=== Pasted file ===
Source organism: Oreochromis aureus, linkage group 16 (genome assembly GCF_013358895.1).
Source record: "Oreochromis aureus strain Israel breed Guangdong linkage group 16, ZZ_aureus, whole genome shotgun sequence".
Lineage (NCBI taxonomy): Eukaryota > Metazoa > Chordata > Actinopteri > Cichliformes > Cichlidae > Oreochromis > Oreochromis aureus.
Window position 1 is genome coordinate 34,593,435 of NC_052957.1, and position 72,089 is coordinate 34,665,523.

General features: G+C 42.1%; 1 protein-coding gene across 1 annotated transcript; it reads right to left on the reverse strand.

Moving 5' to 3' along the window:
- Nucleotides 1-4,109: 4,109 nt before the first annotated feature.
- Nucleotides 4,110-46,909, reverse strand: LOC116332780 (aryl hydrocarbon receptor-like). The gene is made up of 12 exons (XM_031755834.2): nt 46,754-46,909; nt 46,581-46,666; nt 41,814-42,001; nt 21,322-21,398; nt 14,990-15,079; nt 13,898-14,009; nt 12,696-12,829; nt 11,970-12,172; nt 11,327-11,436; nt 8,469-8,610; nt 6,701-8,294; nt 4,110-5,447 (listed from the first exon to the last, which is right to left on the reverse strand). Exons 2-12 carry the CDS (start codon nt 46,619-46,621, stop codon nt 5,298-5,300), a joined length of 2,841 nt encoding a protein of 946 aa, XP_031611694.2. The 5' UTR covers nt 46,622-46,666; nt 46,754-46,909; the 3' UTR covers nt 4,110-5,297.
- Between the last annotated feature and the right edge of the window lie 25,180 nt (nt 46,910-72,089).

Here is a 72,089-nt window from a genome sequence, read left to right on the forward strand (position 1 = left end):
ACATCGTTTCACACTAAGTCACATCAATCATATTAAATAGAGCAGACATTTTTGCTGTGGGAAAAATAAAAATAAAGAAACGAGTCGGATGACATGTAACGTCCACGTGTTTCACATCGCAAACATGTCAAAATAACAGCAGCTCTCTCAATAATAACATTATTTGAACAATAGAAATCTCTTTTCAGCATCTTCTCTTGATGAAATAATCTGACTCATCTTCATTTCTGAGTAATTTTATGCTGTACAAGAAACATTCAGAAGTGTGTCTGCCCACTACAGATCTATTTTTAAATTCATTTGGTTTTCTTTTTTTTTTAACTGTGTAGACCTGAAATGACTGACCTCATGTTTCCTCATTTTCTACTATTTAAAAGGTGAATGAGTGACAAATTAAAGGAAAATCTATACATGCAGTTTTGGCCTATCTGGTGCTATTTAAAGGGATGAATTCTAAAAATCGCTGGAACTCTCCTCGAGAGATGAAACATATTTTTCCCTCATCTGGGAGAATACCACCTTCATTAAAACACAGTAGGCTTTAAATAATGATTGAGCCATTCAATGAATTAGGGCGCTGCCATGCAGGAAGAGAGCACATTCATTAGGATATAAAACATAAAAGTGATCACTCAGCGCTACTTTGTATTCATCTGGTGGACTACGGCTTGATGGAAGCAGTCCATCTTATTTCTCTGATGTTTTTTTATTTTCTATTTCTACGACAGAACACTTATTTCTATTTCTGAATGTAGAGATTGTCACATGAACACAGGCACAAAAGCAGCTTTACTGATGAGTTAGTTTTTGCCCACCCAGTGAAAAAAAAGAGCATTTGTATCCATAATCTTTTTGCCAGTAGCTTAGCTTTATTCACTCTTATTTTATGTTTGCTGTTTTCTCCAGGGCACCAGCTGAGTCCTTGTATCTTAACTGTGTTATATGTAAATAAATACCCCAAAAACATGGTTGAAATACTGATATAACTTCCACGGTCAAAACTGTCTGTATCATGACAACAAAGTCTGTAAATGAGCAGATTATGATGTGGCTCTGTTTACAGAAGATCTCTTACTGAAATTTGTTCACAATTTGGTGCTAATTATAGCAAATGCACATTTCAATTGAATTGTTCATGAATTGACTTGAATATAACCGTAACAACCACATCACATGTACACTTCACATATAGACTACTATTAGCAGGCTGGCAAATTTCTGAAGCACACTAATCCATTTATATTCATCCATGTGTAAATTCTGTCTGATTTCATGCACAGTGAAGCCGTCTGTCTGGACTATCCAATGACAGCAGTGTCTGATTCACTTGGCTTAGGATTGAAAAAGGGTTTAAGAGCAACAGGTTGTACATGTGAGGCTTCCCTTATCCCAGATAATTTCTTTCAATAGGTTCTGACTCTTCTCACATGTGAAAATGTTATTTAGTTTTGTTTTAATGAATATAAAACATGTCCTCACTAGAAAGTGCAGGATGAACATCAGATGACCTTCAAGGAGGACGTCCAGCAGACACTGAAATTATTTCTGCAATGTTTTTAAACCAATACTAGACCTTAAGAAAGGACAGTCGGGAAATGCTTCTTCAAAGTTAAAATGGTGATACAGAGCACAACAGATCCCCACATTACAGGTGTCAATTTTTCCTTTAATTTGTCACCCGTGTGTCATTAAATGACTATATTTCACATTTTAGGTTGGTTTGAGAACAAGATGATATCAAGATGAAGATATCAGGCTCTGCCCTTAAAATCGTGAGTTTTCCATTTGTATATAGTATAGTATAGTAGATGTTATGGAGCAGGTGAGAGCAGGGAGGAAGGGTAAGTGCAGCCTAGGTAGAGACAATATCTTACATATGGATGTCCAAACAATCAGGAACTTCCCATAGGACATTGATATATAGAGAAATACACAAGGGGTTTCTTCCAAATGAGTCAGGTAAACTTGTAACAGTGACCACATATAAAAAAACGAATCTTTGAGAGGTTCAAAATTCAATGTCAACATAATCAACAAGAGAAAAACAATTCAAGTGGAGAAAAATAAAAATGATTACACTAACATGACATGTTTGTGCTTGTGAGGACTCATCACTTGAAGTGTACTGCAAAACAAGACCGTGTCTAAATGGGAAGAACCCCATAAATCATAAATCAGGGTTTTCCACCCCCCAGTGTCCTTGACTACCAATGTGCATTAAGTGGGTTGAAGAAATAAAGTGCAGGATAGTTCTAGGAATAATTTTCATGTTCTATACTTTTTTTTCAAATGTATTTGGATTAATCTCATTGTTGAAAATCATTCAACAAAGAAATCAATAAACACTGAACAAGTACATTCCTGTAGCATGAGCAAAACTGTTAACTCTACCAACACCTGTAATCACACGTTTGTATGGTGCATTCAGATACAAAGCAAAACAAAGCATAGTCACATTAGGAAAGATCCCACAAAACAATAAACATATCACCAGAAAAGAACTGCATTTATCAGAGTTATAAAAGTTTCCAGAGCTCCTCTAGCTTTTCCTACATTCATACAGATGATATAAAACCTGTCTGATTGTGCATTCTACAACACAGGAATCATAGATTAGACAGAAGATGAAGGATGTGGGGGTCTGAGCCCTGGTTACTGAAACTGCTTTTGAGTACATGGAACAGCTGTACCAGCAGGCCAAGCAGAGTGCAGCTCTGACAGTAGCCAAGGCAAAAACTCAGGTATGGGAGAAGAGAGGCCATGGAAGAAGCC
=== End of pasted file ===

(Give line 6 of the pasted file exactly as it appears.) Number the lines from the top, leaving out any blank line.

Moving 5' to 3' along the window: